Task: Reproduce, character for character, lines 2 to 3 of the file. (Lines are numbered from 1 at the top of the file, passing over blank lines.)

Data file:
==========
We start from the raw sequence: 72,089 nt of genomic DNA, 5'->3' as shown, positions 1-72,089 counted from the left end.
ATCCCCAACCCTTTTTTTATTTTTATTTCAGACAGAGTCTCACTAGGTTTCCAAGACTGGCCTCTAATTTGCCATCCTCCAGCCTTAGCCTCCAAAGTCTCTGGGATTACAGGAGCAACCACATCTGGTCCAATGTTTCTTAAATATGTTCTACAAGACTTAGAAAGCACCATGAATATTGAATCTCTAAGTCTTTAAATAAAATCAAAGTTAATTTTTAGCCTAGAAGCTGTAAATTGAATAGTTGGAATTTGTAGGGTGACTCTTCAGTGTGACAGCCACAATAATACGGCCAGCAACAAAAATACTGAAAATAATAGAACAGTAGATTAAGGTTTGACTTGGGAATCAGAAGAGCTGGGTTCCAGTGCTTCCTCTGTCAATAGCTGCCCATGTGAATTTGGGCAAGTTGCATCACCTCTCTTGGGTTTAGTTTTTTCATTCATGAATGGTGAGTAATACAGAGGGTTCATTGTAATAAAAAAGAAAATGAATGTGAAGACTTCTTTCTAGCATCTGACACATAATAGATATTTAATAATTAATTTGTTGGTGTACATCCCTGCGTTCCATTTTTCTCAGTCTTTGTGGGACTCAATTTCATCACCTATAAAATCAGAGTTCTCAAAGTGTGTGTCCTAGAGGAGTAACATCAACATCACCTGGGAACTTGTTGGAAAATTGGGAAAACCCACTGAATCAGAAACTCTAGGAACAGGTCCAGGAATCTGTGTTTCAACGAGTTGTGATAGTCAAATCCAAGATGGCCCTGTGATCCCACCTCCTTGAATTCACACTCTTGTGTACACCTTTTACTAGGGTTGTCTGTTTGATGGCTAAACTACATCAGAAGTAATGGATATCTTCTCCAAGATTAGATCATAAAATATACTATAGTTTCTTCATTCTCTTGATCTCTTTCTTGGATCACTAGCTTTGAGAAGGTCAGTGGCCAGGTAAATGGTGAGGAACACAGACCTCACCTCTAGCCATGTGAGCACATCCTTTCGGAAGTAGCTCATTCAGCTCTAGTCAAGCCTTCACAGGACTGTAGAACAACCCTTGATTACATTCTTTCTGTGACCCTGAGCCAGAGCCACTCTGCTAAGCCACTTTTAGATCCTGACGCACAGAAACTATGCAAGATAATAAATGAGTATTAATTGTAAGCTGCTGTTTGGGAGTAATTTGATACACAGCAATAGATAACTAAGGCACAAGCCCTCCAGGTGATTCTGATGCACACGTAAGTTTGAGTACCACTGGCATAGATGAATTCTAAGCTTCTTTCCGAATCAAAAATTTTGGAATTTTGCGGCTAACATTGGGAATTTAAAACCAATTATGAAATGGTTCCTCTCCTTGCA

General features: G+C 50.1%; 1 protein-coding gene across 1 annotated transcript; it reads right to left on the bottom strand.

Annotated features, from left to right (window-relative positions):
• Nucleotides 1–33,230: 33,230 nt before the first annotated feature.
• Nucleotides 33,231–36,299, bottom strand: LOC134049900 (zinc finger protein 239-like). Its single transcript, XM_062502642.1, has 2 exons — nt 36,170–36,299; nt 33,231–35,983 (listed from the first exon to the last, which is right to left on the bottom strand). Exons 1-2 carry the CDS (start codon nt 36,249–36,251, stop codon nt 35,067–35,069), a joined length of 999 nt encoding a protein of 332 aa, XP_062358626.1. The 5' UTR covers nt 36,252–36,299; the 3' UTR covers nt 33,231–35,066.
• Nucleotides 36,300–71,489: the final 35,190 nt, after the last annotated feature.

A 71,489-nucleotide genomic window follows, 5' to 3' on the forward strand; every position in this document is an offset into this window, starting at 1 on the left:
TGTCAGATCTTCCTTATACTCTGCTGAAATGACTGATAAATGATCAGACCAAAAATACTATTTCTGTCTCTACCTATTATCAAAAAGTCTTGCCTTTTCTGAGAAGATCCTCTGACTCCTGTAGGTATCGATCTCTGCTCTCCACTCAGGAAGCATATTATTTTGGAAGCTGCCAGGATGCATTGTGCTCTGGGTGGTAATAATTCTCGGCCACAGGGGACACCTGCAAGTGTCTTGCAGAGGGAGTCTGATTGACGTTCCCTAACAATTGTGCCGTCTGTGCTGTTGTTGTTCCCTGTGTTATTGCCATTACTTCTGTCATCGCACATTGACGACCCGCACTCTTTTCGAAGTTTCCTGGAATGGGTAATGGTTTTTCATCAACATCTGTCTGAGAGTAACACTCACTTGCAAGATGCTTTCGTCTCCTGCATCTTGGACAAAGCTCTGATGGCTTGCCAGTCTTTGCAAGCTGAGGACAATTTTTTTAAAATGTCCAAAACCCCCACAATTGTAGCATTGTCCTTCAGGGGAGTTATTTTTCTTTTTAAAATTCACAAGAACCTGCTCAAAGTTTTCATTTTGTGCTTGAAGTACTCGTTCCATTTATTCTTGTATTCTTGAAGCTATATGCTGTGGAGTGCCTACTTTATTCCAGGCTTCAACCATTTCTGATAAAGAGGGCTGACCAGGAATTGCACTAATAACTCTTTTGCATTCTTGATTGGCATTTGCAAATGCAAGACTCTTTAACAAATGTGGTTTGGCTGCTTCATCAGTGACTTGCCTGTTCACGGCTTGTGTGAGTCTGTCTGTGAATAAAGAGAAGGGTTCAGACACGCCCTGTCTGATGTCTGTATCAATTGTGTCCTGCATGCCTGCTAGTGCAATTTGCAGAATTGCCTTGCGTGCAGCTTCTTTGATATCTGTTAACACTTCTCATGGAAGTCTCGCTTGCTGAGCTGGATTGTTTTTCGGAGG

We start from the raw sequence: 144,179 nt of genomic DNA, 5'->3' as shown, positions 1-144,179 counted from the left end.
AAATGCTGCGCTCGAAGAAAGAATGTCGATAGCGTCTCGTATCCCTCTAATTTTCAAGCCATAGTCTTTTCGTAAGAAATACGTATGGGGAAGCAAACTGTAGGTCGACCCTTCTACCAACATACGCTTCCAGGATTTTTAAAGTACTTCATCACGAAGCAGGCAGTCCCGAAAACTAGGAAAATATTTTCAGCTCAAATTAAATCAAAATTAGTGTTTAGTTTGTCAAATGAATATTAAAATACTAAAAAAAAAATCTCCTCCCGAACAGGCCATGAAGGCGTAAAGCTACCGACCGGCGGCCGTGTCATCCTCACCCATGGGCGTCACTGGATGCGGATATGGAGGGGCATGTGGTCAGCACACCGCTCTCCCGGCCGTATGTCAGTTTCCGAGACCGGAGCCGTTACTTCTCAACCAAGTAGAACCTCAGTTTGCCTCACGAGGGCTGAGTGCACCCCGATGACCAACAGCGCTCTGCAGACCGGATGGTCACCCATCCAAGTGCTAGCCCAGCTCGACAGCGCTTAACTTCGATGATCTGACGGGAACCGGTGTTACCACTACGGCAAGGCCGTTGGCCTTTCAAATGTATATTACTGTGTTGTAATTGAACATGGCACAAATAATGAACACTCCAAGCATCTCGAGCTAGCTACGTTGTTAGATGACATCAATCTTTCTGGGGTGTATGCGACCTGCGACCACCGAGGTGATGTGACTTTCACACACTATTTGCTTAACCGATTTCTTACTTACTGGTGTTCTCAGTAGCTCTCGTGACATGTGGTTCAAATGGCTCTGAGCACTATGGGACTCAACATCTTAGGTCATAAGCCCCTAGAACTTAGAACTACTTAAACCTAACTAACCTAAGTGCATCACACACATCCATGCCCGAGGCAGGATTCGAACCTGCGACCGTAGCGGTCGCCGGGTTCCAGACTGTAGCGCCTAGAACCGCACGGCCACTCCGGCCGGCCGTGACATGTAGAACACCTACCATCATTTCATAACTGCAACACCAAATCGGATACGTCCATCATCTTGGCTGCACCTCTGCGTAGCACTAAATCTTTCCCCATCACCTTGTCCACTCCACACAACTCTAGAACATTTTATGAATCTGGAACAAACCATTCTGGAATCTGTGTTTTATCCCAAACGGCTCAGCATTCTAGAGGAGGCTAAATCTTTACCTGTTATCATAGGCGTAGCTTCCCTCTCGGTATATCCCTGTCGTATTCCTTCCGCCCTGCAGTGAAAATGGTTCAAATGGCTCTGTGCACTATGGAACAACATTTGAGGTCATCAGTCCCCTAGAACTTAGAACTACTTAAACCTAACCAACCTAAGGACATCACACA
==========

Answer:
ATCCCCAACCCTTTTTTTATTTTTATTTCAGACAGAGTCTCACTAGGTTTCCAAGACTGGCCTCTAATTTGCCATCCTCCAGCCTTAGCCTCCAAAGTCTCTGGGATTACAGGAGCAACCACATCTGGTCCAATGTTTCTTAAATATGTTCTACAAGACTTAGAAAGCACCATGAATATTGAATCTCTAAGTCTTTAAATAAAATCAAAGTTAATTTTTAGCCTAGAAGCTGTAAATTGAATAGTTGGAATTTGTAGGGTGACTCTTCAGTGTGACAGCCACAATAATACGGCCAGCAACAAAAATACTGAAAATAATAGAACAGTAGATTAAGGTTTGACTTGGGAATCAGAAGAGCTGGGTTCCAGTGCTTCCTCTGTCAATAGCTGCCCATGTGAATTTGGGCAAGTTGCATCACCTCTCTTGGGTTTAGTTTTTTCATTCATGAATGGTGAGTAATACAGAGGGTTCATTGTAATAAAAAAGAAAATGAATGTGAAGACTTCTTTCTAGCATCTGACACATAATAGATATTTAATAATTAATTTGTTGGTGTACATCCCTGCGTTCCATTTTTCTCAGTCTTTGTGGGACTCAATTTCATCACCTATAAAATCAGAGTTCTCAAAGTGTGTGTCCTAGAGGAGTAACATCAACATCACCTGGGAACTTGTTGGAAAATTGGGAAAACCCACTGAATCAGAAACTCTAGGAACAGGTCCAGGAATCTGTGTTTCAACGAGTTGTGATAGTCAAATCCAAGATGGCCCTGTGATCCCACCTCCTTGAATTCACACTCTTGTGTACACCTTTTACTAGGGTTGTCTGTTTGATGGCTAAACTACATCAGAAGTAATGGATATCTTCTCCAAGATTAGATCATAAAATATACTATAGTTTCTTCATTCTCTTGATCTCTTTCTTGGATCACTAGCTTTGAGAAGGTCAGTGGCCAGGTAAATGGTGAGGAACACAGACCTCACCTCTAGCCATGTGAGCACATCCTTTCGGAAGTAGCTCATTCAGCTCTAGTCAAGCCTTCACAGGACTGTAGAACAACCCTTGATTACATTCTTTCTGTGACCCTGAGCCAGAGCCACTCTGCTAAGCCACTTTTAGATCCTGACGCACAGAAACTATGCAAGATAATAAATGAGTATTAATTGTAAGCTGCTGTTTGGGAGTAATTTGATACACAGCAATAGATAACTAAGGCACAAGCCCTCCAGGTGATTCTGATGCACACGTAAGTTTGAGTACCACTGGCATAGATGAATTCTAAGCTTCTTTCCGAATCAAAAATTTTGGAATTTTGCGGCTAACATTGGGAATTTAAAACCAATTATGAAATGGTTCCTCTCCTTGCA

General features: G+C 50.1%; 1 protein-coding gene across 1 annotated transcript; it reads right to left on the bottom strand.